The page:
I’m a political scientist and postdoctoral research fellow in climate policy at Nuffield College, University of Oxford, working with the Climate Econometrics project. I’m also a senior research officer at the Institute for New Economic Thinking at the Oxford Martin School. Previously, I was a consultant at the World Bank’s Macroeconomics, Trade and Investment (MTI) Global Practice, deputy research director at Climate Leadership Council, editor at the Cambridge Review of International Affairs, among other roles.
I completed my PhD in the Department of Politics and International Studies at University of Cambridge in ’16/’17. My dissertation comparatively assessed the drivers and performance of climate change mitigation policies in OECD countries over three decades, with a particular focus on the Scandinavian countries and Germany.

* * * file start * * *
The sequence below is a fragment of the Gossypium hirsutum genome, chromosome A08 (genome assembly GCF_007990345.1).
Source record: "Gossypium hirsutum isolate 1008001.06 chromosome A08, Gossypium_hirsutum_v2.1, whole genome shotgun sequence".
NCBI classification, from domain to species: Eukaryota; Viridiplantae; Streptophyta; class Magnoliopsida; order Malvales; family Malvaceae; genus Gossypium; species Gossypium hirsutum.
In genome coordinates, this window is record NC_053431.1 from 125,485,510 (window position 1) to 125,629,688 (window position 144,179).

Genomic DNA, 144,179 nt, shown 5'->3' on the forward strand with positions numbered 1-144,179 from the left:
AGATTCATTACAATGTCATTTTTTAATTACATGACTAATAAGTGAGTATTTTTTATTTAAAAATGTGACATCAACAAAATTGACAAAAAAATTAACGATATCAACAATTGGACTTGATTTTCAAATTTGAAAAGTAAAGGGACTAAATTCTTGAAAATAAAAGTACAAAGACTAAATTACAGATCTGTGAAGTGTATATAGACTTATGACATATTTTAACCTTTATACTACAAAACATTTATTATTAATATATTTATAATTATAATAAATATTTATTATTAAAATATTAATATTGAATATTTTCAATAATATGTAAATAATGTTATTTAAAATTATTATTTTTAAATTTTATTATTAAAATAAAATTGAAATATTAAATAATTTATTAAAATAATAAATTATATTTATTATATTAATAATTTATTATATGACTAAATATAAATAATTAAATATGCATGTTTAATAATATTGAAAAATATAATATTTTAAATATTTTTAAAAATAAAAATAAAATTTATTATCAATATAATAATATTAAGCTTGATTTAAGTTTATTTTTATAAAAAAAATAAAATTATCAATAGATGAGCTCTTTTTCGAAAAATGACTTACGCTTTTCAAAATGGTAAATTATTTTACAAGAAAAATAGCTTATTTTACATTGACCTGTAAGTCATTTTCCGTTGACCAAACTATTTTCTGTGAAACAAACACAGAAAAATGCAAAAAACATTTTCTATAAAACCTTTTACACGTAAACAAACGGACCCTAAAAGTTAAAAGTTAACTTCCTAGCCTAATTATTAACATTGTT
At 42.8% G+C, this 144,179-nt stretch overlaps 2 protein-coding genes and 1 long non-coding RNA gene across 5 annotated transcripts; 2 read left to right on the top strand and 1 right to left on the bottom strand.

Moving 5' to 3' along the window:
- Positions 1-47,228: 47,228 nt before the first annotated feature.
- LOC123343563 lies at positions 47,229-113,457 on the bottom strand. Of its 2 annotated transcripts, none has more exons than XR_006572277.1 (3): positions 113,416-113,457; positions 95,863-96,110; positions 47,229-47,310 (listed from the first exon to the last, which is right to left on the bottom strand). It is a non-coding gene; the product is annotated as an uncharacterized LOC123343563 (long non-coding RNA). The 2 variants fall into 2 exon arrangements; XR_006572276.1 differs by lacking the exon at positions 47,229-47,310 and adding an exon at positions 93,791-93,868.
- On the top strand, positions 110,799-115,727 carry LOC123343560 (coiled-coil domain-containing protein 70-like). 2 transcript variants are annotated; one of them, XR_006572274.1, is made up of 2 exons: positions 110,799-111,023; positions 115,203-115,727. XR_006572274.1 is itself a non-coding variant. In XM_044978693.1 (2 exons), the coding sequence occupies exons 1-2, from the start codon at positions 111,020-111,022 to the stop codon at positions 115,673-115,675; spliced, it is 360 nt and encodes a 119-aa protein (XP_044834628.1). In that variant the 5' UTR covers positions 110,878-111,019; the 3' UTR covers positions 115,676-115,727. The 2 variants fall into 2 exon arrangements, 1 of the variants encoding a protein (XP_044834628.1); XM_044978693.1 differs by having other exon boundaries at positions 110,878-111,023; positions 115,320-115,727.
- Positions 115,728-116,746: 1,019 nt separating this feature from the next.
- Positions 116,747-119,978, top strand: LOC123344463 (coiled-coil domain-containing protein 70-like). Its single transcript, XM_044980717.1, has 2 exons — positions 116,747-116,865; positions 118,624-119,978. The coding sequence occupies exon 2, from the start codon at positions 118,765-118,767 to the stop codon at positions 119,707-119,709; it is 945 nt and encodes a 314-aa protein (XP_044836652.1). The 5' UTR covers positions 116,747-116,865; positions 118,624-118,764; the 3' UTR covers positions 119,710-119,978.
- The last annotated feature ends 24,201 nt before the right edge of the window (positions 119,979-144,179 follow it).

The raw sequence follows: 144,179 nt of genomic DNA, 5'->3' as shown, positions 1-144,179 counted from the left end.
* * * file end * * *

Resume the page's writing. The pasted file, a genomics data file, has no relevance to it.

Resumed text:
- Climate change mitigation policy — including debates about their design, sequencing, and reform, as well as ex post econometric evaluations of their effectiveness at reducing GHG emissions.
- Comparative political economy since the early 20th century — especially the relative impact of individual politicians, political parties, business, political finance, lobbying, NGOs, labour organisations, and ordinary citizens on environmental and socioeconomic policies.
- Comparative politics, party systems, and democratic institutional design — especially debates about the merits and demerits of different policymaking models and their ability to address long-term collective action problems.
- The history of energy technology transitions and what it teaches us about future transitions.